Tuesday, 18 December 2012

German Tuesday: German Tradition - Silvester (New Year's Eve)

So this is it, the last part of my small German tradition series for this year and today I'm looking a bit further ahead and tell you about some things we do on New Year's Eve.

Silvester is the German name for New Year's Eve owing its name to the 4th century Pope Sylvester I. But despite the Christian name, many German New Year's traditions go back to the practices at the pagan Rauhnächte of heathen Germanic tribes that took place at the end of December and beginning of January.

As in many other countries we like to have parties on Silvester with fireworks and 'Böller' (firecrackers) at midnight. Every year Berlin hosts one of the largest New Year's Eve celebrations in Europe which is attended by over 1 million people and has its focus on the Brandenburg Gate but personally I prefer private celebrations with fireworks in the back garden. Also at midnight we toast with a glass of Sekt (German sparkling wine) or champagne.

I couldn't get hold of a picture of Berlin so here's a view towards Bonn city from my parents house.
 But even more fun are the hours leading to midnight and these include - believe it or not - watching the 1963 TV recording of the British comedy sketch 'Dinner for one' starring Freddie Frinton. It's a tradition to watch this and it holds the record for the most frequently repeated TV programme ever according the the Guinness Book of Records (1988-1995 eds.; later editions no longer have the category). And even though it's very popular in Germany and other mainland European countries, it is relatively unknown in Britain, Canada or the United States and is typically shown in the original English without dubbing or subtitles. The line "Same procedure as every year" has become a very popular catchphrase in Germany too.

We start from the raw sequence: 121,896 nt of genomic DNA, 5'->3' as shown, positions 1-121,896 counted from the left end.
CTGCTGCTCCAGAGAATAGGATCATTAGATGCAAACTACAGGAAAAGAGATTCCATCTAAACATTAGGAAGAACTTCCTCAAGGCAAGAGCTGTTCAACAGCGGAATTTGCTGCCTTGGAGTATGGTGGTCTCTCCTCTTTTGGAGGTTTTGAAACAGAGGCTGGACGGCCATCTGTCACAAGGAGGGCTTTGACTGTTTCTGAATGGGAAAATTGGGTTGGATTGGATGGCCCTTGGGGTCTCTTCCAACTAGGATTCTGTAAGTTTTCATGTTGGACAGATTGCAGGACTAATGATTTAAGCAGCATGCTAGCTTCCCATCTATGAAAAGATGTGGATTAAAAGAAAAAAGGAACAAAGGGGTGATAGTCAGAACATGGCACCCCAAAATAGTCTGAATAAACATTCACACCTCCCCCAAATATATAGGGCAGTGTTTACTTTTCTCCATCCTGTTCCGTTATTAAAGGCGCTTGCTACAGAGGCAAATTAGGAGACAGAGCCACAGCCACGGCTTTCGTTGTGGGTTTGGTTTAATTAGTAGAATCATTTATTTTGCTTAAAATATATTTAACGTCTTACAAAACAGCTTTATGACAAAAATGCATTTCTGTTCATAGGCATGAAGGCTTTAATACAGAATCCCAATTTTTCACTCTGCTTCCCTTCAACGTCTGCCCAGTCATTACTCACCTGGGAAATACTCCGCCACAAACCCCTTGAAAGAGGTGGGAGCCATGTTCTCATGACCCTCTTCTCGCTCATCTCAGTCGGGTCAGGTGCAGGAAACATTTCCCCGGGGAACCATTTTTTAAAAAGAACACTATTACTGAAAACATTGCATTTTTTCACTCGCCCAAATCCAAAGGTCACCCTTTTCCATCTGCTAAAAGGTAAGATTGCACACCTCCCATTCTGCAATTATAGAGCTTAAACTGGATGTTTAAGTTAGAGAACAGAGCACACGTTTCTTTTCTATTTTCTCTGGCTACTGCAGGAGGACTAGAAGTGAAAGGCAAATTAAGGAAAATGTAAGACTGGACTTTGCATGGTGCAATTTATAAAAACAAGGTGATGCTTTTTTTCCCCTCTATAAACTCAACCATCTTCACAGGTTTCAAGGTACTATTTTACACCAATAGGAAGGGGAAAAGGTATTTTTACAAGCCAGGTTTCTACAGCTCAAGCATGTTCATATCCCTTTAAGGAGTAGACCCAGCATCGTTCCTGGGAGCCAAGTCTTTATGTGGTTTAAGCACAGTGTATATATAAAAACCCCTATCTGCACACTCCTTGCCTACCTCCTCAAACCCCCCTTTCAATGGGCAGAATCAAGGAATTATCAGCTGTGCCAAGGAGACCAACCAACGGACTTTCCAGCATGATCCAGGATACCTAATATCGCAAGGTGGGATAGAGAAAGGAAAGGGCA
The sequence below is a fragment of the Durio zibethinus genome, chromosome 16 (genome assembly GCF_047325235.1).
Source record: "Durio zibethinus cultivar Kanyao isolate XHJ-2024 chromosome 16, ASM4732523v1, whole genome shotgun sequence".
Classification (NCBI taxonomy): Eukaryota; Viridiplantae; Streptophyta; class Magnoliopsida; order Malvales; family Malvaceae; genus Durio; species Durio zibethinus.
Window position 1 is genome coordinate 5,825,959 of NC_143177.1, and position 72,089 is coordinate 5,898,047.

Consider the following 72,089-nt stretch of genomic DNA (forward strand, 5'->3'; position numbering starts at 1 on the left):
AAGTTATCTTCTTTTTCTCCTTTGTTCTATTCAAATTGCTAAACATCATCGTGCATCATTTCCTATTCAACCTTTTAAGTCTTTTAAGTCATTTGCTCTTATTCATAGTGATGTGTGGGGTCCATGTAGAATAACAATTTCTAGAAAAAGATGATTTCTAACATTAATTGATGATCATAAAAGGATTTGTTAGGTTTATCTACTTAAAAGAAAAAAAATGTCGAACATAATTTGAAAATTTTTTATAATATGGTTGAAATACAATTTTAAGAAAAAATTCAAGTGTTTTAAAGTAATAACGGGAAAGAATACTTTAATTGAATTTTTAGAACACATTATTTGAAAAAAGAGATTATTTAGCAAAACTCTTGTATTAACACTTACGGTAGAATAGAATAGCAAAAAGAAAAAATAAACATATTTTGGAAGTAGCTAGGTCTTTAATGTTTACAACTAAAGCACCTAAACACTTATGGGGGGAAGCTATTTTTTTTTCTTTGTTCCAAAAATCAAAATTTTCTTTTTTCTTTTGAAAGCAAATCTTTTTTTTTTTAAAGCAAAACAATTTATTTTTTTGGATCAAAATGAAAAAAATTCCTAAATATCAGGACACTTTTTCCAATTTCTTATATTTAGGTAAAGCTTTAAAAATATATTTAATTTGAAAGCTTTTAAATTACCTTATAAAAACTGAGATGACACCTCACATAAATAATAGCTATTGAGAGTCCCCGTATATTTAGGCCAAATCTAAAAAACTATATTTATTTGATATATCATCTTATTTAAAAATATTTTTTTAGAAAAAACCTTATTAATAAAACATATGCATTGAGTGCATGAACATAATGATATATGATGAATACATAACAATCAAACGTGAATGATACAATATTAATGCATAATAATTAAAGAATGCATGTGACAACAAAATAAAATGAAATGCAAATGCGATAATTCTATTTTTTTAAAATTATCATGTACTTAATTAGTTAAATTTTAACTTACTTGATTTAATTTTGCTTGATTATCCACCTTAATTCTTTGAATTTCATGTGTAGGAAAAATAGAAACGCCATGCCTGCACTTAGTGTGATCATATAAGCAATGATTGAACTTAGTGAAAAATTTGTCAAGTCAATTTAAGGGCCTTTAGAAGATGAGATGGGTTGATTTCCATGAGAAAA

Dinner for One - Freddie Frinton and May Warden
Bleigießen (pouring lead) is another German Silvester custom which involves telling fortunes by the shapes made by molten lead dropped into cold water.

Now try to tell your future from this peace of lead at the bottom.
By Micha L. Rieser (Own work), via Wikimedia Commons

The phrase "Guten Rutsch!" is the common Silvester greeting which would translate to a 'good slide' into the new year but more likely comes from the Yiddish word 'Rosch' and means beginning. So to wish someone a Guten Rutsch! means simply wishing a good start to the New Year!

So have a Guten Rutsch! everyone and if you have a spare 18 minutes lean back, make yourself comfy and watch Dinner for One

 [via thelocal.de, wikipedia.org]

1 comment:

  1. Wish you happy new year to you and your family ..Nice blog..Informative ..